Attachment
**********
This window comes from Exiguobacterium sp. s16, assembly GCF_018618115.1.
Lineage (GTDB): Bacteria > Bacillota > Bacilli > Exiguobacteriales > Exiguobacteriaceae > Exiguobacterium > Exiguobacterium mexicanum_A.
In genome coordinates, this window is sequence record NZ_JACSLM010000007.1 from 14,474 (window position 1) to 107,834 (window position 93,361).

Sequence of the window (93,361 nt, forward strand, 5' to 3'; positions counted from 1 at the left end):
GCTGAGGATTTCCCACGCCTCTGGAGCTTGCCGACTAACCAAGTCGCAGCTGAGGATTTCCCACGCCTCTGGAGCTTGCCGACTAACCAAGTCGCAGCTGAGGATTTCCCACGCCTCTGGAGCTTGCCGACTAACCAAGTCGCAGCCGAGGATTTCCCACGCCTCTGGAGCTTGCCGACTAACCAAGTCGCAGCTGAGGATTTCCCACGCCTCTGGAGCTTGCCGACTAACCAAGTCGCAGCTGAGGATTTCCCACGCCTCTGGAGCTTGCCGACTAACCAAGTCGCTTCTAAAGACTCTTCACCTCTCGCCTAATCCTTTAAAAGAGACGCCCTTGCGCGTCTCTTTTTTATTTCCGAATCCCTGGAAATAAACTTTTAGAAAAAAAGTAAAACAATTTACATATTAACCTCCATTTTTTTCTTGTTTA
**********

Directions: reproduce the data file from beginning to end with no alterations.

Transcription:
This window comes from Exiguobacterium sp. s16, assembly GCF_018618115.1.
Lineage (GTDB): Bacteria > Bacillota > Bacilli > Exiguobacteriales > Exiguobacteriaceae > Exiguobacterium > Exiguobacterium mexicanum_A.
In genome coordinates, this window is sequence record NZ_JACSLM010000007.1 from 14,474 (window position 1) to 107,834 (window position 93,361).

Sequence of the window (93,361 nt, forward strand, 5' to 3'; positions counted from 1 at the left end):
GCTGAGGATTTCCCACGCCTCTGGAGCTTGCCGACTAACCAAGTCGCAGCTGAGGATTTCCCACGCCTCTGGAGCTTGCCGACTAACCAAGTCGCAGCTGAGGATTTCCCACGCCTCTGGAGCTTGCCGACTAACCAAGTCGCAGCCGAGGATTTCCCACGCCTCTGGAGCTTGCCGACTAACCAAGTCGCAGCTGAGGATTTCCCACGCCTCTGGAGCTTGCCGACTAACCAAGTCGCAGCTGAGGATTTCCCACGCCTCTGGAGCTTGCCGACTAACCAAGTCGCTTCTAAAGACTCTTCACCTCTCGCCTAATCCTTTAAAAGAGACGCCCTTGCGCGTCTCTTTTTTATTTCCGAATCCCTGGAAATAAACTTTTAGAAAAAAAGTAAAACAATTTACATATTAACCTCCATTTTTTTCTTGTTTA